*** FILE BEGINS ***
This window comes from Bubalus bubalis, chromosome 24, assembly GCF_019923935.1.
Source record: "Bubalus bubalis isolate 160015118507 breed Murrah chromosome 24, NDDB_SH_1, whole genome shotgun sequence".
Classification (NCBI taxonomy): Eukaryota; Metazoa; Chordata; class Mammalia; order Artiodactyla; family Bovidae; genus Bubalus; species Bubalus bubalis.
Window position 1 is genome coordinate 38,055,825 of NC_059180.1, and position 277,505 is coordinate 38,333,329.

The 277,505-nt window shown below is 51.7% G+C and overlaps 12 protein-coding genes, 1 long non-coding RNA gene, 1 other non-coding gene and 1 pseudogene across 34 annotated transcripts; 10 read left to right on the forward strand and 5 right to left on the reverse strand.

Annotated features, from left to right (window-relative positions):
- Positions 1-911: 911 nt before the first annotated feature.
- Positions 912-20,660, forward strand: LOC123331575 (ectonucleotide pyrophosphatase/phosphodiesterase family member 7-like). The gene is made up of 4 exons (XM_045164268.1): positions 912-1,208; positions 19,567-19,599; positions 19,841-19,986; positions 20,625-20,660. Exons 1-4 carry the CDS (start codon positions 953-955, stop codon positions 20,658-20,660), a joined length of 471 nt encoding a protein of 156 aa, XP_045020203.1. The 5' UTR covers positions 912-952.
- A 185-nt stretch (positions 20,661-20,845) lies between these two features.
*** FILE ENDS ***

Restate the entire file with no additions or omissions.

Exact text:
This window comes from Bubalus bubalis, chromosome 24, assembly GCF_019923935.1.
Source record: "Bubalus bubalis isolate 160015118507 breed Murrah chromosome 24, NDDB_SH_1, whole genome shotgun sequence".
Classification (NCBI taxonomy): Eukaryota; Metazoa; Chordata; class Mammalia; order Artiodactyla; family Bovidae; genus Bubalus; species Bubalus bubalis.
Window position 1 is genome coordinate 38,055,825 of NC_059180.1, and position 277,505 is coordinate 38,333,329.

The 277,505-nt window shown below is 51.7% G+C and overlaps 12 protein-coding genes, 1 long non-coding RNA gene, 1 other non-coding gene and 1 pseudogene across 34 annotated transcripts; 10 read left to right on the forward strand and 5 right to left on the reverse strand.

Annotated features, from left to right (window-relative positions):
- Positions 1-911: 911 nt before the first annotated feature.
- Positions 912-20,660, forward strand: LOC123331575 (ectonucleotide pyrophosphatase/phosphodiesterase family member 7-like). The gene is made up of 4 exons (XM_045164268.1): positions 912-1,208; positions 19,567-19,599; positions 19,841-19,986; positions 20,625-20,660. Exons 1-4 carry the CDS (start codon positions 953-955, stop codon positions 20,658-20,660), a joined length of 471 nt encoding a protein of 156 aa, XP_045020203.1. The 5' UTR covers positions 912-952.
- A 185-nt stretch (positions 20,661-20,845) lies between these two features.